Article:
As a woman in recovery caught between inner demons and gigantic monsters, Hathaway captures the unique struggles of staying on the wagon when the world goes to pot in Nacho Vigalondo’s genre-defying cult hit.
Acting is an art form, and behind every iconic character is an artist expressing themselves. Welcome to The Great Performances, a recurring column exploring the art behind some of cinema’s best roles. In this entry, we examine Anne Hathaway’s performance in Colossal.
When I first watched Nacho Vigalondo’s Colossal I felt uncomfortably seen. It was April 2017, and I was deep in the throes of denial over my alcoholism. “I’m not out of control,” I’d say, repeating a lie I’d become a pro at telling myself by this point. But my denial was just that–a refusal to come to terms with the road my life had inadvertently gone down. My rock bottom was rushing to meet me in slow motion. Anything that forced me to reflect on that fact burrowed under my skin to join a collection of other addiction stories I found distressingly relatable.
And that’s where my mind was as I sat in a dark Alamo Drafthouse one Brooklyn afternoon, the familiar clinking of highballs and pints filling the theater. The boozy audience was unaware they were about to witness an unflinching representation of alcoholism and the thorny path it takes to get sober.
I found Colossal‘s themes on toxic masculinity deeply moving in the wake of the 2016 Presidential elections. But I didn’t want to engage with its commentary on the self-destructive nature of alcoholism. Because, in doing so, I would have to face my own reality; one that looked incredibly similar to Anne Hathaway’s accomplished performance as Gloria. To see a blackout drunk spend her hungover mornings filled with shame frightened me because it was me.
But what makes Hathaway’s Gloria unique from other alcoholic characters, like Nicolas Cage in Leaving Las Vegas, is how she resists making this yet another story about the abject horrors of addiction. She instead crafts a compassionate portrayal of what genuine alcoholism looks like, which allows audiences to understand the real humans underneath the soused-up stereotypes.
Laid off from her job and dumped by her boyfriend over her unchecked drinking problem, Gloria moves back to her small New Hampshire home to get her life back on track. She quickly meets Oscar (Jason Sudeikis), a childhood friend who never left town, and now runs his family’s bar. They become fast friends, and Gloria integrates into his tight-knit circle of drinking buddies, enabling her alcoholism further just at the moment she wanted to stop.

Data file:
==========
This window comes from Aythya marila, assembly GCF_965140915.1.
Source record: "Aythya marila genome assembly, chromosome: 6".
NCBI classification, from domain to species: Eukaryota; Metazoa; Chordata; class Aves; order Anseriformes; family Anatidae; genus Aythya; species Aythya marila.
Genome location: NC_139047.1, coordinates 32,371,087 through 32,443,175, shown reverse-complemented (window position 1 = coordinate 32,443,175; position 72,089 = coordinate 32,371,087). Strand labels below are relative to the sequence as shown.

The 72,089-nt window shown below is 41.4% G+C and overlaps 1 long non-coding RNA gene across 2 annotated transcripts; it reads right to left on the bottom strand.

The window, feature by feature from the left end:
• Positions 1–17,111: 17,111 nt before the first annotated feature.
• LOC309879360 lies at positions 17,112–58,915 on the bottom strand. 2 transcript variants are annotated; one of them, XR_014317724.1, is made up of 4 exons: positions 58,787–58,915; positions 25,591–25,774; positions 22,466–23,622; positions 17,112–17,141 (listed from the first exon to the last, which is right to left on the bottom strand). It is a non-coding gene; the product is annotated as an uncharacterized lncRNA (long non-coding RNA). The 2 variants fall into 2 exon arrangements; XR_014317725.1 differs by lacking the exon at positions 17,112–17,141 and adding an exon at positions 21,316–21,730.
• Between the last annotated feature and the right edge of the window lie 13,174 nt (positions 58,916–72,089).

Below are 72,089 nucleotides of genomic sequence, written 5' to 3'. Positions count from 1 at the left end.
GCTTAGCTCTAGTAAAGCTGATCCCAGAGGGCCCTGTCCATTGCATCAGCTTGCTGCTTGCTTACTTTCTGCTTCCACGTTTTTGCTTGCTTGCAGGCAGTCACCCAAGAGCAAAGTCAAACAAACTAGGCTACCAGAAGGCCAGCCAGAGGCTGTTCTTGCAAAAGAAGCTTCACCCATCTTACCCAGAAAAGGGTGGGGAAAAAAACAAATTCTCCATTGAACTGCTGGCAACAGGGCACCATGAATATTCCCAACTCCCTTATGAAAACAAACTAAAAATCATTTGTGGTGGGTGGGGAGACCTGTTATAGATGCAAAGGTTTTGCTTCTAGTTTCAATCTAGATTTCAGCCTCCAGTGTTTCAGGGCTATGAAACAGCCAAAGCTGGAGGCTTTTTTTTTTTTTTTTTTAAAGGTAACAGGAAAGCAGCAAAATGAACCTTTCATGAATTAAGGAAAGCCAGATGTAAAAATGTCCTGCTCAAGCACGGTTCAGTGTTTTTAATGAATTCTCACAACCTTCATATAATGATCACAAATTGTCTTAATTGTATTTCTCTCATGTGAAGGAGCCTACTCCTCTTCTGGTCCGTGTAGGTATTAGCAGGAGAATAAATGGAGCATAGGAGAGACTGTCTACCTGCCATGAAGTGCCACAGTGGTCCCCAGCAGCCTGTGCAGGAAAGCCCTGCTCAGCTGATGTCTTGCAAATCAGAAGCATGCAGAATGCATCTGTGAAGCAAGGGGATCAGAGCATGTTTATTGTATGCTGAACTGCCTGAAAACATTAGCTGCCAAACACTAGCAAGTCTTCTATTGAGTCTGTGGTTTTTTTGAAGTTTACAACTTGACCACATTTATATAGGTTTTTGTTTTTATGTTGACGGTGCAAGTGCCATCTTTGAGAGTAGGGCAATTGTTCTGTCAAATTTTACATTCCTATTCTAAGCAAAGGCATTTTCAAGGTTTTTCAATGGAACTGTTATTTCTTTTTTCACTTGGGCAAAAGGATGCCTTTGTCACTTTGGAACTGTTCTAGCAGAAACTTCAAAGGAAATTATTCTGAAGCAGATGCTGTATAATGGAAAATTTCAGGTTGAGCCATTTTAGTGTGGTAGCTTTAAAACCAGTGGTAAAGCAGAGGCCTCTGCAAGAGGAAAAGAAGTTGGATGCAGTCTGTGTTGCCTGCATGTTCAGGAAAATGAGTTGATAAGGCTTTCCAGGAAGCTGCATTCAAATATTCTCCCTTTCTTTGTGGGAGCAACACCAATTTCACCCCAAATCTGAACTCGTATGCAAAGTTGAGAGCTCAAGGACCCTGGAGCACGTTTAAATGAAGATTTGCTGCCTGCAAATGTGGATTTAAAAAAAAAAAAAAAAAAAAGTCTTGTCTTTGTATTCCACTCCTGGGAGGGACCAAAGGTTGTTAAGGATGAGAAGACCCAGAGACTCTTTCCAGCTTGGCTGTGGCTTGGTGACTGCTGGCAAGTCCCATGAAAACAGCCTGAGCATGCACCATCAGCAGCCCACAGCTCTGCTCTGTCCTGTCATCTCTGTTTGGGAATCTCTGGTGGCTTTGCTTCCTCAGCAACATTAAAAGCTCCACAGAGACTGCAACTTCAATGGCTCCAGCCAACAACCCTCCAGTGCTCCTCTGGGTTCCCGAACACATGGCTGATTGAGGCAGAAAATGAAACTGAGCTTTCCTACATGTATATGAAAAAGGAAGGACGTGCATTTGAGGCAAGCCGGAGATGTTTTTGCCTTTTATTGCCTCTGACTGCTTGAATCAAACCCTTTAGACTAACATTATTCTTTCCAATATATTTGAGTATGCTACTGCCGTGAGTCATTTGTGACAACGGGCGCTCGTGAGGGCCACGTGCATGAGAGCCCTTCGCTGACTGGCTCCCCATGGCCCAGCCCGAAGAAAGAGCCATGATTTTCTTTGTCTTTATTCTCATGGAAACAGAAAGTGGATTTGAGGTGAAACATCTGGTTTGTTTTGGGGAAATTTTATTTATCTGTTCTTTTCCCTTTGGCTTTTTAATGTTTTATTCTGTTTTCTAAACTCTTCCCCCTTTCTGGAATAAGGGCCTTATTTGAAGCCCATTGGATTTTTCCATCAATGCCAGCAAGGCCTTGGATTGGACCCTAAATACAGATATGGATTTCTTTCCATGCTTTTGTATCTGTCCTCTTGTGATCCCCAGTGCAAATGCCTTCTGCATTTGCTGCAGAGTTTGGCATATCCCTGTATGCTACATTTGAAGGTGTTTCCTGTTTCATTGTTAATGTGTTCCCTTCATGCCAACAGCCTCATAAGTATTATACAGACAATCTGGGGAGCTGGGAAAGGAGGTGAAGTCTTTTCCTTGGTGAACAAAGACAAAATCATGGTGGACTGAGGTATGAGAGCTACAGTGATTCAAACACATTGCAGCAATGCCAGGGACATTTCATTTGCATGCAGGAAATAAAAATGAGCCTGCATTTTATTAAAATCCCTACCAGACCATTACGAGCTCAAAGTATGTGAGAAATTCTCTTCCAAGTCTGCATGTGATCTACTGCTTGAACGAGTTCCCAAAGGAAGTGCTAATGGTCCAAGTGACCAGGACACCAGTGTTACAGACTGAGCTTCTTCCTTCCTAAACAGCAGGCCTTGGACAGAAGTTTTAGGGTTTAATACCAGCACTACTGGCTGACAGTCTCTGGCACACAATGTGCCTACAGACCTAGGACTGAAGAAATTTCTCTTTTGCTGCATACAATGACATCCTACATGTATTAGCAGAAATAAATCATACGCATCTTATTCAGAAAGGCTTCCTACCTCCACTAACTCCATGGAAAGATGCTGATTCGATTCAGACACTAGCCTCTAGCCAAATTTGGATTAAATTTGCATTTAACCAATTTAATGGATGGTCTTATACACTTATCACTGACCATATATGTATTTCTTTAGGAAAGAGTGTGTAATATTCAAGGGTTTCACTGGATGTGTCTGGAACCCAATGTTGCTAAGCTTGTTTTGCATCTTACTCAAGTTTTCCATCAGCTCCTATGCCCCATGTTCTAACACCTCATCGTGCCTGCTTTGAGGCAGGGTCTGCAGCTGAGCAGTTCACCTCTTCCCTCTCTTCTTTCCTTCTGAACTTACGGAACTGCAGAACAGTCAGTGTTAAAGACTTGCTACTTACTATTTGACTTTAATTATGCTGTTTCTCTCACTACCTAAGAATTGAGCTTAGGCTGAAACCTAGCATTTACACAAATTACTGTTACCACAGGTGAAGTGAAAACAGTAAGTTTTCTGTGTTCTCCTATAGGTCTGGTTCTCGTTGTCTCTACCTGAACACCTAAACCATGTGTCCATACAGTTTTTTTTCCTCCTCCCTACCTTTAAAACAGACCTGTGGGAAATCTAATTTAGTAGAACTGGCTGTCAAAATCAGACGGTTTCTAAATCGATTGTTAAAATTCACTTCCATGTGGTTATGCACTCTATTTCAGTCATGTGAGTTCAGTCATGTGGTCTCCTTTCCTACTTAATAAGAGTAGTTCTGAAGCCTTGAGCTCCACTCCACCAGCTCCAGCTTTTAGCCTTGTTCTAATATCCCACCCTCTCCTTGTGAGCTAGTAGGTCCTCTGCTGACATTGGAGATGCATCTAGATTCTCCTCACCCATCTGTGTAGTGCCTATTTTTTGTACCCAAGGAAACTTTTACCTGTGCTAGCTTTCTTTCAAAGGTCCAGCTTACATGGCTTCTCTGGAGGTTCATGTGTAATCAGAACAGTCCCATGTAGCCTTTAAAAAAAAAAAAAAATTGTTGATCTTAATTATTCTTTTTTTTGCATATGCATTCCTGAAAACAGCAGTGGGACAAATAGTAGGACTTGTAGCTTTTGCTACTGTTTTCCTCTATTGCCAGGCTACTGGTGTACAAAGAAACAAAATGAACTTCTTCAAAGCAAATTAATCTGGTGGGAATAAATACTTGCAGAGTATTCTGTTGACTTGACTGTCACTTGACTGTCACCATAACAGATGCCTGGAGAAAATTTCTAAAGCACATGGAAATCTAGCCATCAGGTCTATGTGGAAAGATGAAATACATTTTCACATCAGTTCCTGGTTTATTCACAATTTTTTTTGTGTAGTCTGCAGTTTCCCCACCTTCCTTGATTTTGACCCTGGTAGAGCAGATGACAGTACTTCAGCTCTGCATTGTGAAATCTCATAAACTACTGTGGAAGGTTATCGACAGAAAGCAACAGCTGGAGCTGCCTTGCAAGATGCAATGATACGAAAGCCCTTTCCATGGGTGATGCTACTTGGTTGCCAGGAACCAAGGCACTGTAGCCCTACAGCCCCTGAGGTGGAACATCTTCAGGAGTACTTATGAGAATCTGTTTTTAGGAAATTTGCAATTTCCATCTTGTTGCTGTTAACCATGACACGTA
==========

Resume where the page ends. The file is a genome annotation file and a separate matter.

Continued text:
But Colossal isn’t just about alcoholics and the people that love and enable them. It’s also about gigantic monsters in the Japanese tradition of kaiju. After waking up from yet another nightly bender after blacking out in a children’s playground, her entire world changes. News breaks that a gigantic monster has materialized over South Korea, decimating neighborhoods in the capital of Seoul. The horror becomes even more profound once she makes the revelation that she’s intrinsically linked to the monster, which only appears when she’s in a playground at exactly 8:05 each morning.
Hathaway’s Gloria comes to this realization after she recognizes the monster mimicking her own personal nervous tic. Whenever she feels a rush of anxiety, she unconsciously picks at the top of her head, just like the monster did as it smashed through South Korean skyscrapers.
This tic is a psychological gesture Hathaway uses throughout her performance. Devised by acting practitioner Michael Chekhov, psychological gestures are physical actions that help externalize an internal emotion or motivation. As Gloria picks at her head, we see Hathaway making both a literal and metaphorical commentary on addiction. She’s scratching at an itch that’ll never go away, just like alcoholics take shot after shot hoping the next will sate their unquenchable thirst.
Hathaway uses this gesture throughout the first act of the film to establish Gloria as a newly-sober nervous wreck. When Oscar invites her back to his bar, she begins to scratch her head as she clocks every single liquor bottle behind the counter. She tries to avert her gaze, but the booze is like a magnet reminding her she has a never-ending thirst that fills her with shame. She doesn’t want to look, but she literally can’t help herself–a feeling every alcoholic knows too well.